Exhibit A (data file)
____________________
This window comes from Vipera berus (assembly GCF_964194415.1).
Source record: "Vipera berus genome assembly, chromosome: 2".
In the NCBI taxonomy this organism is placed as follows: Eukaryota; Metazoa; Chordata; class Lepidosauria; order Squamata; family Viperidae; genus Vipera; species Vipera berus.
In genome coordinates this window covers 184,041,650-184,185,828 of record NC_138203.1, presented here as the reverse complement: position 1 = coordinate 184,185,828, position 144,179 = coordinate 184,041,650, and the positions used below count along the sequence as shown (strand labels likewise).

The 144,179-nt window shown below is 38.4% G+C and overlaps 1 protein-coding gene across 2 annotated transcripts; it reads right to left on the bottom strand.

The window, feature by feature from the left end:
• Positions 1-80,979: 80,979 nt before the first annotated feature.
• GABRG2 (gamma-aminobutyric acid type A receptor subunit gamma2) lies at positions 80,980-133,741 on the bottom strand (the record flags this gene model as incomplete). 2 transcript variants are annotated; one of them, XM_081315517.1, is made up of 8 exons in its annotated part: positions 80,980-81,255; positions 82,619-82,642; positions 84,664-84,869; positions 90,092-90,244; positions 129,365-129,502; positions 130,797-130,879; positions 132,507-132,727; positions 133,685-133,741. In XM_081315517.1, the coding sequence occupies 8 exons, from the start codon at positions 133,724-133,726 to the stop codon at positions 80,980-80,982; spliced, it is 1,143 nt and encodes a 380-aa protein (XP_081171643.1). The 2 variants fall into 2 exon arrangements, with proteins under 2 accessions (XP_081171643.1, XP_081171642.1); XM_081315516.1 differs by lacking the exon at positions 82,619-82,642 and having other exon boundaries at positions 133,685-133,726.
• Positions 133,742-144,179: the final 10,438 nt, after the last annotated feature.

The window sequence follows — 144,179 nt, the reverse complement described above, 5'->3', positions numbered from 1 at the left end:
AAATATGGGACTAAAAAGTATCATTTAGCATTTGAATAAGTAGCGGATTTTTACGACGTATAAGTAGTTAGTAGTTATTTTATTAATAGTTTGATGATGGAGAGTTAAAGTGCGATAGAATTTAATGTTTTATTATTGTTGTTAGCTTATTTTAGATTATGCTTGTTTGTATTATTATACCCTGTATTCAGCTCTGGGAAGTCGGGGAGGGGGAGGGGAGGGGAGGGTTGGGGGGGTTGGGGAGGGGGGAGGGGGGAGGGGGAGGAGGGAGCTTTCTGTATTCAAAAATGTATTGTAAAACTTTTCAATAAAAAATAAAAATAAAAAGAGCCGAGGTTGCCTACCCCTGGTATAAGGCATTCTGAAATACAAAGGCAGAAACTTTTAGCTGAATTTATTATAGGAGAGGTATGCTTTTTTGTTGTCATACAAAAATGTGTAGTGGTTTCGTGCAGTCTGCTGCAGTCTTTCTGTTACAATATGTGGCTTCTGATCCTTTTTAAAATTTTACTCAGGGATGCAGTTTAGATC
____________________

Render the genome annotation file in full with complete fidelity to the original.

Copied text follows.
This window comes from Vipera berus (assembly GCF_964194415.1).
Source record: "Vipera berus genome assembly, chromosome: 2".
In the NCBI taxonomy this organism is placed as follows: Eukaryota; Metazoa; Chordata; class Lepidosauria; order Squamata; family Viperidae; genus Vipera; species Vipera berus.
In genome coordinates this window covers 184,041,650-184,185,828 of record NC_138203.1, presented here as the reverse complement: position 1 = coordinate 184,185,828, position 144,179 = coordinate 184,041,650, and the positions used below count along the sequence as shown (strand labels likewise).

The 144,179-nt window shown below is 38.4% G+C and overlaps 1 protein-coding gene across 2 annotated transcripts; it reads right to left on the bottom strand.

The window, feature by feature from the left end:
• Positions 1-80,979: 80,979 nt before the first annotated feature.
• GABRG2 (gamma-aminobutyric acid type A receptor subunit gamma2) lies at positions 80,980-133,741 on the bottom strand (the record flags this gene model as incomplete). 2 transcript variants are annotated; one of them, XM_081315517.1, is made up of 8 exons in its annotated part: positions 80,980-81,255; positions 82,619-82,642; positions 84,664-84,869; positions 90,092-90,244; positions 129,365-129,502; positions 130,797-130,879; positions 132,507-132,727; positions 133,685-133,741. In XM_081315517.1, the coding sequence occupies 8 exons, from the start codon at positions 133,724-133,726 to the stop codon at positions 80,980-80,982; spliced, it is 1,143 nt and encodes a 380-aa protein (XP_081171643.1). The 2 variants fall into 2 exon arrangements, with proteins under 2 accessions (XP_081171643.1, XP_081171642.1); XM_081315516.1 differs by lacking the exon at positions 82,619-82,642 and having other exon boundaries at positions 133,685-133,726.
• Positions 133,742-144,179: the final 10,438 nt, after the last annotated feature.

The window sequence follows — 144,179 nt, the reverse complement described above, 5'->3', positions numbered from 1 at the left end:
AAATATGGGACTAAAAAGTATCATTTAGCATTTGAATAAGTAGCGGATTTTTACGACGTATAAGTAGTTAGTAGTTATTTTATTAATAGTTTGATGATGGAGAGTTAAAGTGCGATAGAATTTAATGTTTTATTATTGTTGTTAGCTTATTTTAGATTATGCTTGTTTGTATTATTATACCCTGTATTCAGCTCTGGGAAGTCGGGGAGGGGGAGGGGAGGGGAGGGTTGGGGGGGTTGGGGAGGGGGGAGGGGGGAGGGGGAGGAGGGAGCTTTCTGTATTCAAAAATGTATTGTAAAACTTTTCAATAAAAAATAAAAATAAAAAGAGCCGAGGTTGCCTACCCCTGGTATAAGGCATTCTGAAATACAAAGGCAGAAACTTTTAGCTGAATTTATTATAGGAGAGGTATGCTTTTTTGTTGTCATACAAAAATGTGTAGTGGTTTCGTGCAGTCTGCTGCAGTCTTTCTGTTACAATATGTGGCTTCTGATCCTTTTTAAAATTTTACTCAGGGATGCAGTTTAGATC